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Arches National Park Geology Tour provides an extensive, visually rich description of the geology of Arches, by Deborah Ragland, Ph.D. See our DVD collection.
Greek bronze sculpture depicting the god Poseidon. "Poseidon Soter at Artemisium" (c. 575 B.C.). The statue was found in the Aegean Sea in 1926.
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Image courtesy of the National Archaelogical Museum at Athens, Greece. Greek Ministry of Culture-Archaeological Receipt Fund. (c) Greek Ministry of Culture.

Poseidon

Poseidon was the Greek god of the sea and earthquakes. Poseidon was depicted as a bearded man with long hair, holding a trident and accompanied by dolphins and fish. He had the reputation for having a very bad temper. The symbol of Poseidon's power was the three pronged spear known as the trident.

The storms and earthquakes were a reflection of his furious rage. When he was angry, he split mountains and threw them into the sea to make islands. Poseidon was the brother of Zeus and Hades. He married Amphitrite who was one of his attendants, the Nereids. The Greek god Poseidon was known to the Romans with the name of Neptune.



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Our online store includes issues of NESTA's quarterly journal, The Earth Scientist, full of classroom activities on different topics in Earth and space science, ranging from seismology, rocks and minerals, oceanography, and Earth system science to astronomy!

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Ready, Set, SCIENCE!: Putting Research to Work in K-8 Science Classrooms

What types of instructional experiences help K-8 students learn science with understanding? What do science educators teachers, teacher leaders, science specialists, professional development staff, curriculum designers, school administrators need to know to create and support such experiences?...more

Jupiter

In Roman mythology, Jupiter was the king of heaven and Earth and of all the Olympian gods. He was also known as the god of justice. He was named king of the gods in the special meeting that followed his...more

Pluto

Following the defeat of the Titans by the Jovian gods, Pluto obtained the kingdom of the underworld. One day, while he was riding through the field of battle, the goddess Venus had her companion, Cupid,...more

Neptune

Neptune was the name that ancient Romans gave to the Greek god of the sea and earthquakes, Poseidon. He was the brother of Jupiter (Zeus) and of Pluto (Hades). After the defeat of their father Saturn (Cronos),...more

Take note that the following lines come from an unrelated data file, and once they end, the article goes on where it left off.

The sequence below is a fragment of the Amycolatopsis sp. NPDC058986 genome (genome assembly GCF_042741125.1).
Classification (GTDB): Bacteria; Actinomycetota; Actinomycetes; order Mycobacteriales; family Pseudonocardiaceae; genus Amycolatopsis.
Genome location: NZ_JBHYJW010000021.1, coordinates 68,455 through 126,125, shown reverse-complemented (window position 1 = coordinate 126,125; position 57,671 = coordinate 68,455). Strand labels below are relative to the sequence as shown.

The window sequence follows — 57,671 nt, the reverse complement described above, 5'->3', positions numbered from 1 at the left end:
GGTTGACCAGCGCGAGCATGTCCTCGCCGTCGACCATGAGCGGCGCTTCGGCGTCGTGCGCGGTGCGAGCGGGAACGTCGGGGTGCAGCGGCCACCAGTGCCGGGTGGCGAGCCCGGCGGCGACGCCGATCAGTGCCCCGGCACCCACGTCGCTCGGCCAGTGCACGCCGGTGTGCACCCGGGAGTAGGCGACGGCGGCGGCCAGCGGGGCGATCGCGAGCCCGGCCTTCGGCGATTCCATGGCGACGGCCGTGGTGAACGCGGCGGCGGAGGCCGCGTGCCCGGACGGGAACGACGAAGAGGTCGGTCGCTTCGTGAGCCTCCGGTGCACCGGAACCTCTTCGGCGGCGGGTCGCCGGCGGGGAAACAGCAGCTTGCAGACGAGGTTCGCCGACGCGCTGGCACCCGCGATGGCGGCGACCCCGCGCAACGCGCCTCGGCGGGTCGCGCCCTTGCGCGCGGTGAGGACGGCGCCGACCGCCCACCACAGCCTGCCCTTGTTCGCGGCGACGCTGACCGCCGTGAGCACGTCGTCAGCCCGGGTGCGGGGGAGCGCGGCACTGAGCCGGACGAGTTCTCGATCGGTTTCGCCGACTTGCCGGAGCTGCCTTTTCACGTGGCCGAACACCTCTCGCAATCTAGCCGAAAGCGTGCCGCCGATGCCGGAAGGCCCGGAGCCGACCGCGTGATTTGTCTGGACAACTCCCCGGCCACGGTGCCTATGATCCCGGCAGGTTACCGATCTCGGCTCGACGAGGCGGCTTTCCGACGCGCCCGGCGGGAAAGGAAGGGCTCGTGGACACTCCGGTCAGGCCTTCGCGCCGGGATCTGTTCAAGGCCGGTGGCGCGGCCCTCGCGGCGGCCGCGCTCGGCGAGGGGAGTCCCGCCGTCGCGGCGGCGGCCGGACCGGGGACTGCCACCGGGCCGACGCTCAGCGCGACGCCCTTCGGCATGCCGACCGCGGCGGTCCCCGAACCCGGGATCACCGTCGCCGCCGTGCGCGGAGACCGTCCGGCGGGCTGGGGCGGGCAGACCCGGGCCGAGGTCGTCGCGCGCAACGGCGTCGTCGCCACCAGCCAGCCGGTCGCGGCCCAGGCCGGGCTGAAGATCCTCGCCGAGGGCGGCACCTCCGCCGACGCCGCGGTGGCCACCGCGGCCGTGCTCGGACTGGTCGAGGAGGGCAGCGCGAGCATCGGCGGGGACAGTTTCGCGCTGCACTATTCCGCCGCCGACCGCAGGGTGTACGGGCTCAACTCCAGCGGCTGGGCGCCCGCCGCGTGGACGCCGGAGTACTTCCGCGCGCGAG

Andromeda

In Greek mythology, Andromeda was the daughter of Cassiopeia and Cepheus, the king of Ethiopia. Andromeda's mother claimed that they were more beautiful than the sea nymphs, the Nereids. The Nereids felt...more

Galatea

Many features of the Earth are named after mythological figures. An example is the story of Galatea's love for a young beautiful shepherd called Acis. He was the son of Pan.Galatea lived in the sea surrounding...more

Odysseus

The legendary Greek hero, Odysseus was the king of Ithaca, a small island in the Ionian sea, where he lived with his wife Penelope. He was known to Romans as Ulysses. After fighting the war against the...more

Orion

The ancient Greeks saw the figure of the Greek myth Orion in the nighttime sky. There are several different stories about the birth of Orion. According to one version of the myth, Orion was the son of...more

Windows to the Universe, a project of the National Earth Science Teachers Association, is sponsored in part is sponsored in part through grants from federal agencies (NASA and NOAA), and partnerships with affiliated organizations, including the American Geophysical Union, the Howard Hughes Medical Institute, the Earth System Information Partnership, the American Meteorological Society, the National Center for Science Education, and TERC. The American Geophysical Union and the American Geosciences Institute are Windows to the Universe Founding Partners. NESTA welcomes new Institutional Affiliates in support of our ongoing programs, as well as collaborations on new projects. Contact NESTA for more information. NASA ESIP NCSE HHMI AGU AGI AMS NOAA